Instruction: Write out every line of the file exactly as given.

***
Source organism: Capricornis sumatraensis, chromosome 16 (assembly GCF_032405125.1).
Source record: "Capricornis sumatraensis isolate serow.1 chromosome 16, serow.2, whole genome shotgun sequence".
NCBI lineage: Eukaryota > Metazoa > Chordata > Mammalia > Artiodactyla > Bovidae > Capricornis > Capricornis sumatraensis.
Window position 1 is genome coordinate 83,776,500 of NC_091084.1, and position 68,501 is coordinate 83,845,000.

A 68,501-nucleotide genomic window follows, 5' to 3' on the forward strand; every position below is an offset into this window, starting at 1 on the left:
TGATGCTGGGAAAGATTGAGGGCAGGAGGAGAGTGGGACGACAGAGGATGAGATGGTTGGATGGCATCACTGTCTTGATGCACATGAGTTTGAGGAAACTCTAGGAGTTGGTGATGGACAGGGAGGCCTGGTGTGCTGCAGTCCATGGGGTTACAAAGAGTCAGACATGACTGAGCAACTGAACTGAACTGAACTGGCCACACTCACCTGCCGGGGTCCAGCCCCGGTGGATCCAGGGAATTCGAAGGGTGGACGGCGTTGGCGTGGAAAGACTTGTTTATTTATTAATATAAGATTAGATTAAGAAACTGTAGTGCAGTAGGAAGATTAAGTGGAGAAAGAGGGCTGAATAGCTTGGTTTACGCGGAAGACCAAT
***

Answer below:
Source organism: Capricornis sumatraensis, chromosome 16 (assembly GCF_032405125.1).
Source record: "Capricornis sumatraensis isolate serow.1 chromosome 16, serow.2, whole genome shotgun sequence".
NCBI lineage: Eukaryota > Metazoa > Chordata > Mammalia > Artiodactyla > Bovidae > Capricornis > Capricornis sumatraensis.
Window position 1 is genome coordinate 83,776,500 of NC_091084.1, and position 68,501 is coordinate 83,845,000.

A 68,501-nucleotide genomic window follows, 5' to 3' on the forward strand; every position below is an offset into this window, starting at 1 on the left:
TGATGCTGGGAAAGATTGAGGGCAGGAGGAGAGTGGGACGACAGAGGATGAGATGGTTGGATGGCATCACTGTCTTGATGCACATGAGTTTGAGGAAACTCTAGGAGTTGGTGATGGACAGGGAGGCCTGGTGTGCTGCAGTCCATGGGGTTACAAAGAGTCAGACATGACTGAGCAACTGAACTGAACTGAACTGGCCACACTCACCTGCCGGGGTCCAGCCCCGGTGGATCCAGGGAATTCGAAGGGTGGACGGCGTTGGCGTGGAAAGACTTGTTTATTTATTAATATAAGATTAGATTAAGAAACTGTAGTGCAGTAGGAAGATTAAGTGGAGAAAGAGGGCTGAATAGCTTGGTTTACGCGGAAGACCAAT